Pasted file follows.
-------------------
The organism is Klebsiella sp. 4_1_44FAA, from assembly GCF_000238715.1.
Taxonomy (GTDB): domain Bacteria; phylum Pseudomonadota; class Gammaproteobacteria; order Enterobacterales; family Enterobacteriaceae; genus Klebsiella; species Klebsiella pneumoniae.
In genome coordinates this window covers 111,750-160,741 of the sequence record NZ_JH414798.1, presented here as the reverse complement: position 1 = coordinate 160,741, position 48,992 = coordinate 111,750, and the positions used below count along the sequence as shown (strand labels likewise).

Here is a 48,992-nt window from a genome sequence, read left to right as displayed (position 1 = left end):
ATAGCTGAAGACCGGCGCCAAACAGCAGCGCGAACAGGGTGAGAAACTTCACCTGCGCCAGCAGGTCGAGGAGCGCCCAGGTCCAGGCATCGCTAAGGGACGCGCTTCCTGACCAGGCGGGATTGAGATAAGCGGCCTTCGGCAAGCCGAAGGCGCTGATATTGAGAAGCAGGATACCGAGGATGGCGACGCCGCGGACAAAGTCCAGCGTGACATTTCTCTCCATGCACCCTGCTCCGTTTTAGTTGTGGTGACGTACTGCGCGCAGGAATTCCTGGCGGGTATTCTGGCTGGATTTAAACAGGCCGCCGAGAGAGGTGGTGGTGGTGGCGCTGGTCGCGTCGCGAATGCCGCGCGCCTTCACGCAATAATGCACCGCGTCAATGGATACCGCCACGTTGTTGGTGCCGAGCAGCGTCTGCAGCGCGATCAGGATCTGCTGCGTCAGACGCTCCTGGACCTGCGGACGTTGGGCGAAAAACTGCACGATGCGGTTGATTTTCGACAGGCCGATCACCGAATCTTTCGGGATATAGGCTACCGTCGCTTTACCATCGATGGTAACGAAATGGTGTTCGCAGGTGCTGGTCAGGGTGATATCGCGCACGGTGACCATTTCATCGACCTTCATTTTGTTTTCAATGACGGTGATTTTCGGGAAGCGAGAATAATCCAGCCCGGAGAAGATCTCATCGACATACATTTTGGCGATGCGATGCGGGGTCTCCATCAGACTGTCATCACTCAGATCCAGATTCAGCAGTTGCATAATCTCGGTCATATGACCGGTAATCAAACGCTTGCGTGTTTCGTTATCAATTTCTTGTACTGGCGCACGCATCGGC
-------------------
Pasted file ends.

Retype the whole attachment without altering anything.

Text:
The organism is Klebsiella sp. 4_1_44FAA, from assembly GCF_000238715.1.
Taxonomy (GTDB): domain Bacteria; phylum Pseudomonadota; class Gammaproteobacteria; order Enterobacterales; family Enterobacteriaceae; genus Klebsiella; species Klebsiella pneumoniae.
In genome coordinates this window covers 111,750-160,741 of the sequence record NZ_JH414798.1, presented here as the reverse complement: position 1 = coordinate 160,741, position 48,992 = coordinate 111,750, and the positions used below count along the sequence as shown (strand labels likewise).

Here is a 48,992-nt window from a genome sequence, read left to right as displayed (position 1 = left end):
ATAGCTGAAGACCGGCGCCAAACAGCAGCGCGAACAGGGTGAGAAACTTCACCTGCGCCAGCAGGTCGAGGAGCGCCCAGGTCCAGGCATCGCTAAGGGACGCGCTTCCTGACCAGGCGGGATTGAGATAAGCGGCCTTCGGCAAGCCGAAGGCGCTGATATTGAGAAGCAGGATACCGAGGATGGCGACGCCGCGGACAAAGTCCAGCGTGACATTTCTCTCCATGCACCCTGCTCCGTTTTAGTTGTGGTGACGTACTGCGCGCAGGAATTCCTGGCGGGTATTCTGGCTGGATTTAAACAGGCCGCCGAGAGAGGTGGTGGTGGTGGCGCTGGTCGCGTCGCGAATGCCGCGCGCCTTCACGCAATAATGCACCGCGTCAATGGATACCGCCACGTTGTTGGTGCCGAGCAGCGTCTGCAGCGCGATCAGGATCTGCTGCGTCAGACGCTCCTGGACCTGCGGACGTTGGGCGAAAAACTGCACGATGCGGTTGATTTTCGACAGGCCGATCACCGAATCTTTCGGGATATAGGCTACCGTCGCTTTACCATCGATGGTAACGAAATGGTGTTCGCAGGTGCTGGTCAGGGTGATATCGCGCACGGTGACCATTTCATCGACCTTCATTTTGTTTTCAATGACGGTGATTTTCGGGAAGCGAGAATAATCCAGCCCGGAGAAGATCTCATCGACATACATTTTGGCGATGCGATGCGGGGTCTCCATCAGACTGTCATCACTCAGATCCAGATTCAGCAGTTGCATAATCTCGGTCATATGACCGGTAATCAAACGCTTGCGTGTTTCGTTATCAATTTCTTGTACTGGCGCACGCATCGGC